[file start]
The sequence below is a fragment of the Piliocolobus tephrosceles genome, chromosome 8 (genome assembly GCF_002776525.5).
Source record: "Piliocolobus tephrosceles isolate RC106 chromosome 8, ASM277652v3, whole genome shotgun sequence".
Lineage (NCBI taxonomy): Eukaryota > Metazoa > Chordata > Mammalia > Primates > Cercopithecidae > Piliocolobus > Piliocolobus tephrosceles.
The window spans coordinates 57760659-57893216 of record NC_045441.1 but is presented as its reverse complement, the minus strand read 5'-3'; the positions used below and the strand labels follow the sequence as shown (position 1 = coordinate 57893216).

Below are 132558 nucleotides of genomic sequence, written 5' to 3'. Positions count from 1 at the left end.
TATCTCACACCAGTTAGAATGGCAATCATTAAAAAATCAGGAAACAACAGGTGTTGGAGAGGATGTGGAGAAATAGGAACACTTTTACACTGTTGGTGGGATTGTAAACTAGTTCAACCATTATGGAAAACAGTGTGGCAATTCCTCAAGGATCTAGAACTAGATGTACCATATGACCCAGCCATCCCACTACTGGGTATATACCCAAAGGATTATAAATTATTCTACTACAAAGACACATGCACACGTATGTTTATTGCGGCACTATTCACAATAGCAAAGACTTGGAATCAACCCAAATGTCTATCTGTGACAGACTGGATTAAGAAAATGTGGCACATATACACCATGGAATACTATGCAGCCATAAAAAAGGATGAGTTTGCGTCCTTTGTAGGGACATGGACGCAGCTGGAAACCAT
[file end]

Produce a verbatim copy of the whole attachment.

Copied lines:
The sequence below is a fragment of the Piliocolobus tephrosceles genome, chromosome 8 (genome assembly GCF_002776525.5).
Source record: "Piliocolobus tephrosceles isolate RC106 chromosome 8, ASM277652v3, whole genome shotgun sequence".
Lineage (NCBI taxonomy): Eukaryota > Metazoa > Chordata > Mammalia > Primates > Cercopithecidae > Piliocolobus > Piliocolobus tephrosceles.
The window spans coordinates 57760659-57893216 of record NC_045441.1 but is presented as its reverse complement, the minus strand read 5'-3'; the positions used below and the strand labels follow the sequence as shown (position 1 = coordinate 57893216).

Below are 132558 nucleotides of genomic sequence, written 5' to 3'. Positions count from 1 at the left end.
TATCTCACACCAGTTAGAATGGCAATCATTAAAAAATCAGGAAACAACAGGTGTTGGAGAGGATGTGGAGAAATAGGAACACTTTTACACTGTTGGTGGGATTGTAAACTAGTTCAACCATTATGGAAAACAGTGTGGCAATTCCTCAAGGATCTAGAACTAGATGTACCATATGACCCAGCCATCCCACTACTGGGTATATACCCAAAGGATTATAAATTATTCTACTACAAAGACACATGCACACGTATGTTTATTGCGGCACTATTCACAATAGCAAAGACTTGGAATCAACCCAAATGTCTATCTGTGACAGACTGGATTAAGAAAATGTGGCACATATACACCATGGAATACTATGCAGCCATAAAAAAGGATGAGTTTGCGTCCTTTGTAGGGACATGGACGCAGCTGGAAACCAT